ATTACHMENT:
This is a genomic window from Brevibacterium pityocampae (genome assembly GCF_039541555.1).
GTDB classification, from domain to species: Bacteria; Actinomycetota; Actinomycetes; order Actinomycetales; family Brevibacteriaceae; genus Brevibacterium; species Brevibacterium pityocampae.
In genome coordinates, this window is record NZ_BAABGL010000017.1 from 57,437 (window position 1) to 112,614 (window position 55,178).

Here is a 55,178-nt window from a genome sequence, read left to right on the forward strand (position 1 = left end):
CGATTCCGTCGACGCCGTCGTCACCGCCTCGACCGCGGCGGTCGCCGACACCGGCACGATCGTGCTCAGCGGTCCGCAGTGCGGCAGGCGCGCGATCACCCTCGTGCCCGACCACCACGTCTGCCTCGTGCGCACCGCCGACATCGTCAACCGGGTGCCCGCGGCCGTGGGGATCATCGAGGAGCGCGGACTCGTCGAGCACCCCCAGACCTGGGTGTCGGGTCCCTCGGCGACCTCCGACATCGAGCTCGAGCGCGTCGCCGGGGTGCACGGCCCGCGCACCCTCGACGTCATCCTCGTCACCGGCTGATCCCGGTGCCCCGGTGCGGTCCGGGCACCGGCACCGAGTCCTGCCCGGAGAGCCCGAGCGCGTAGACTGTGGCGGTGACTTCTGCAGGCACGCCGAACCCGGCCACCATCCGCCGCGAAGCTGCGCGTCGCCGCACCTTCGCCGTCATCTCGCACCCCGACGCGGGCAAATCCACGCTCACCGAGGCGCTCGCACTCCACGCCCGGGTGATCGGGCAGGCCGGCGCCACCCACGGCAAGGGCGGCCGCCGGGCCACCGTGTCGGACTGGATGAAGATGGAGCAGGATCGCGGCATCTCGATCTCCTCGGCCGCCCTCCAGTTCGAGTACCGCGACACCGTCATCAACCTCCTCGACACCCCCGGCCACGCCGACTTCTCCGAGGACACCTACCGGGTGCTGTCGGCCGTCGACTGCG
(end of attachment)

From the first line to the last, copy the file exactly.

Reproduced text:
This is a genomic window from Brevibacterium pityocampae (genome assembly GCF_039541555.1).
GTDB classification, from domain to species: Bacteria; Actinomycetota; Actinomycetes; order Actinomycetales; family Brevibacteriaceae; genus Brevibacterium; species Brevibacterium pityocampae.
In genome coordinates, this window is record NZ_BAABGL010000017.1 from 57,437 (window position 1) to 112,614 (window position 55,178).

Here is a 55,178-nt window from a genome sequence, read left to right on the forward strand (position 1 = left end):
CGATTCCGTCGACGCCGTCGTCACCGCCTCGACCGCGGCGGTCGCCGACACCGGCACGATCGTGCTCAGCGGTCCGCAGTGCGGCAGGCGCGCGATCACCCTCGTGCCCGACCACCACGTCTGCCTCGTGCGCACCGCCGACATCGTCAACCGGGTGCCCGCGGCCGTGGGGATCATCGAGGAGCGCGGACTCGTCGAGCACCCCCAGACCTGGGTGTCGGGTCCCTCGGCGACCTCCGACATCGAGCTCGAGCGCGTCGCCGGGGTGCACGGCCCGCGCACCCTCGACGTCATCCTCGTCACCGGCTGATCCCGGTGCCCCGGTGCGGTCCGGGCACCGGCACCGAGTCCTGCCCGGAGAGCCCGAGCGCGTAGACTGTGGCGGTGACTTCTGCAGGCACGCCGAACCCGGCCACCATCCGCCGCGAAGCTGCGCGTCGCCGCACCTTCGCCGTCATCTCGCACCCCGACGCGGGCAAATCCACGCTCACCGAGGCGCTCGCACTCCACGCCCGGGTGATCGGGCAGGCCGGCGCCACCCACGGCAAGGGCGGCCGCCGGGCCACCGTGTCGGACTGGATGAAGATGGAGCAGGATCGCGGCATCTCGATCTCCTCGGCCGCCCTCCAGTTCGAGTACCGCGACACCGTCATCAACCTCCTCGACACCCCCGGCCACGCCGACTTCTCCGAGGACACCTACCGGGTGCTGTCGGCCGTCGACTGCG